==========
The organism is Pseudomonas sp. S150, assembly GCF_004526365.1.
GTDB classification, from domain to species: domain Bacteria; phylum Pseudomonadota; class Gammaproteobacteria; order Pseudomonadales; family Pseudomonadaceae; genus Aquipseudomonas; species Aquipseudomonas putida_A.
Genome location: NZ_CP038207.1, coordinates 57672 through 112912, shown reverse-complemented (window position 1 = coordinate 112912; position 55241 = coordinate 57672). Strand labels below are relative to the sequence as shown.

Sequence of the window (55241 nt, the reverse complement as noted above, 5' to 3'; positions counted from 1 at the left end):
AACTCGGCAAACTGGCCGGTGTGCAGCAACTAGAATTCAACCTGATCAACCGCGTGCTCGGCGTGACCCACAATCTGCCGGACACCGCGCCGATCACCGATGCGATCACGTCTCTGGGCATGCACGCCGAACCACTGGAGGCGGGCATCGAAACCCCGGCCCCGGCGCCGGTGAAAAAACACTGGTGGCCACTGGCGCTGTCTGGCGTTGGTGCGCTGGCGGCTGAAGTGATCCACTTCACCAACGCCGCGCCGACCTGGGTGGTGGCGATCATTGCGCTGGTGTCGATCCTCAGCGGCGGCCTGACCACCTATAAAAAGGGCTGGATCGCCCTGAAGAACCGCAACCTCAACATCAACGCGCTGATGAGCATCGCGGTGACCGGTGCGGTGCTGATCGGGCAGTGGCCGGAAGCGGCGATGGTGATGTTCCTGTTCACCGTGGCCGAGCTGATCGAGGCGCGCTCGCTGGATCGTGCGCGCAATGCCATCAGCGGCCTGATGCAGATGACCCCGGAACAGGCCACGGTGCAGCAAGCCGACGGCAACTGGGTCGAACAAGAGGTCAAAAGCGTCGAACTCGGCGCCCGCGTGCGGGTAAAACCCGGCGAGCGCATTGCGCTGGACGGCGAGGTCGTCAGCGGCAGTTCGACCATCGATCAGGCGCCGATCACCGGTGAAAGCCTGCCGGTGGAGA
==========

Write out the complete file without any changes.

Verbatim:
The organism is Pseudomonas sp. S150, assembly GCF_004526365.1.
GTDB classification, from domain to species: domain Bacteria; phylum Pseudomonadota; class Gammaproteobacteria; order Pseudomonadales; family Pseudomonadaceae; genus Aquipseudomonas; species Aquipseudomonas putida_A.
Genome location: NZ_CP038207.1, coordinates 57672 through 112912, shown reverse-complemented (window position 1 = coordinate 112912; position 55241 = coordinate 57672). Strand labels below are relative to the sequence as shown.

Sequence of the window (55241 nt, the reverse complement as noted above, 5' to 3'; positions counted from 1 at the left end):
AACTCGGCAAACTGGCCGGTGTGCAGCAACTAGAATTCAACCTGATCAACCGCGTGCTCGGCGTGACCCACAATCTGCCGGACACCGCGCCGATCACCGATGCGATCACGTCTCTGGGCATGCACGCCGAACCACTGGAGGCGGGCATCGAAACCCCGGCCCCGGCGCCGGTGAAAAAACACTGGTGGCCACTGGCGCTGTCTGGCGTTGGTGCGCTGGCGGCTGAAGTGATCCACTTCACCAACGCCGCGCCGACCTGGGTGGTGGCGATCATTGCGCTGGTGTCGATCCTCAGCGGCGGCCTGACCACCTATAAAAAGGGCTGGATCGCCCTGAAGAACCGCAACCTCAACATCAACGCGCTGATGAGCATCGCGGTGACCGGTGCGGTGCTGATCGGGCAGTGGCCGGAAGCGGCGATGGTGATGTTCCTGTTCACCGTGGCCGAGCTGATCGAGGCGCGCTCGCTGGATCGTGCGCGCAATGCCATCAGCGGCCTGATGCAGATGACCCCGGAACAGGCCACGGTGCAGCAAGCCGACGGCAACTGGGTCGAACAAGAGGTCAAAAGCGTCGAACTCGGCGCCCGCGTGCGGGTAAAACCCGGCGAGCGCATTGCGCTGGACGGCGAGGTCGTCAGCGGCAGTTCGACCATCGATCAGGCGCCGATCACCGGTGAAAGCCTGCCGGTGGAGA